by Aeschylus' Agamemnon Translated by Alexander Harrington
directed by Alexander Harrington
Historically, English adaptations of Aeschylus' "Agamemnon" have rendered its ancient Greek poetry into proven English poetic forms. The results have been often good and occasionally brilliant. Yet the original Greek meters provide clues as to how a section of a play was performed (sung, spoken or spoken to musical accompaniment). This has prompted Alexander Harrington, a director known for his mastery of oratorical theater, to attempt something radical: approximating Aeschylus' actual, original poetic meters in a new translation. This intrepid idea has resulted in a script of surprisingly clear stage speech and unusual poetic quality. It will debut November 12 to 29, 2009 in La MaMa's large Annex Theater, performed by The Eleventh Hour Theatre Company. The script is available for perusal at www.jsnyc.com/season/agamemnon.pdf. The production will also feature an original score by Michael Sirotta, a principal composer of La MaMa’s Great Jones Repertory, who is setting the sung and chanted sections to music. Greek tragedy combined song, speech and musically accompanied speech (whether it was chant, recitative or underscored speech is unknown). The plays were written in verse, but of a different nature from ours. Greek meters are based on vowel length, while English meters are based on syllable stress. Some Greek meters (iambs, trochees, anapests, and dactyls) are easy to replicate in English; others cannot be exactly reproduced. Generally, the chorus' spoken dialogue was iambic; this is close to our every day speech. The principal characters for the most part also spoke in iambs. But in more lyrical sections, the chorus used a variety of meters. It makes the translation trickier, but it also presented Harrington and Sirotta their greatest opportunities for creativity, since it is the most evocative in a musical sense. Approximately half of the play belongs to the chorus.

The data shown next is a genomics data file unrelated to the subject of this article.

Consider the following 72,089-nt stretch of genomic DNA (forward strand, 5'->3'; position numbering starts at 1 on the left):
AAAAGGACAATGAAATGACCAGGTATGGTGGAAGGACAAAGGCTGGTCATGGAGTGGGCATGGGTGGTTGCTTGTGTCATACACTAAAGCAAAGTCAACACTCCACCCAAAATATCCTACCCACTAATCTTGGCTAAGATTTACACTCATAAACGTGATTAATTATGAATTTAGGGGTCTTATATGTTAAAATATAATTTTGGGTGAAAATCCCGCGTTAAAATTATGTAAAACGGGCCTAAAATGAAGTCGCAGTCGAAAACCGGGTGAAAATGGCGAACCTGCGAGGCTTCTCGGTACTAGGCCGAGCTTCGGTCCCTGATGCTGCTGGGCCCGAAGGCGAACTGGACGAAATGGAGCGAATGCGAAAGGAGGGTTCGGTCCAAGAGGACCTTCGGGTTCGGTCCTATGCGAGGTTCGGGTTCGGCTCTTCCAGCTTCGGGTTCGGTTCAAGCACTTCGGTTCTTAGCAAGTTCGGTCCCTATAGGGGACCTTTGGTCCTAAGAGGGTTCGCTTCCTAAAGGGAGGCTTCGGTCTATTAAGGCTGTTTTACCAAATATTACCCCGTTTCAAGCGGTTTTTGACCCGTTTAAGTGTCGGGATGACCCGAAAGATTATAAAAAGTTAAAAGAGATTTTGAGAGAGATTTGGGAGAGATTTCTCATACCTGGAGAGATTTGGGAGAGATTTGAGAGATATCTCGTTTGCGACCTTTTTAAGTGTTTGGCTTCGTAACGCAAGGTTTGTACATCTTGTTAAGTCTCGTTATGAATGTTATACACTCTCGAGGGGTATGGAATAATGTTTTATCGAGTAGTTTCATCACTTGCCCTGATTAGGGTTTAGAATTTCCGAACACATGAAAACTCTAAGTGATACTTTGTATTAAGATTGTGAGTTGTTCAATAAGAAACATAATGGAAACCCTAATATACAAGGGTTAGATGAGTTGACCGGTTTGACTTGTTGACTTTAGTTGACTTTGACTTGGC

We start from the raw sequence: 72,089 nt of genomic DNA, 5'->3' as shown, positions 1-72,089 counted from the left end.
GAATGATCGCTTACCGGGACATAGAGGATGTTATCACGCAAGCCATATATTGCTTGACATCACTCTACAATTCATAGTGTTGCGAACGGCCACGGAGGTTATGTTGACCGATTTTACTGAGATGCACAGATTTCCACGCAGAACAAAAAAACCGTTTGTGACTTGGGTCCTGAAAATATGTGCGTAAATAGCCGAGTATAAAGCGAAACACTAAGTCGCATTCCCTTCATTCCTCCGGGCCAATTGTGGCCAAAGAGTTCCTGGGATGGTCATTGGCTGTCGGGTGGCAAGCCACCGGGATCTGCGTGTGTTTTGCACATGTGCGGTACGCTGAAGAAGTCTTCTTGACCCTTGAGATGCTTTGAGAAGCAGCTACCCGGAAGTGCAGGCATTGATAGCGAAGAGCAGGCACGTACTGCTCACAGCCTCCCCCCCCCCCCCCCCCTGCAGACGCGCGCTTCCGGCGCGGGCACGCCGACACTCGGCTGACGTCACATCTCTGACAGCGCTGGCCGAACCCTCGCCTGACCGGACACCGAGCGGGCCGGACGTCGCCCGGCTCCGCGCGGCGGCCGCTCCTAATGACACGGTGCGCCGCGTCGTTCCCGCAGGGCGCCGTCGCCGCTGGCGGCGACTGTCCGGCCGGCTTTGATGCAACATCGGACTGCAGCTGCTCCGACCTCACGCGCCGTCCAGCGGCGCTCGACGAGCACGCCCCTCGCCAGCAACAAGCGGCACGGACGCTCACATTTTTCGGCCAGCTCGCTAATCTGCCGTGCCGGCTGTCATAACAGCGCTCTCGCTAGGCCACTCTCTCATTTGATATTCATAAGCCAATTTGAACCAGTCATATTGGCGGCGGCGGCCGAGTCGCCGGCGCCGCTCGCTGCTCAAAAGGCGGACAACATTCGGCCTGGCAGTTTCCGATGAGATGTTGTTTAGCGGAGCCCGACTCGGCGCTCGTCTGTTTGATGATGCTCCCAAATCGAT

11/12/2009 at 7:30pm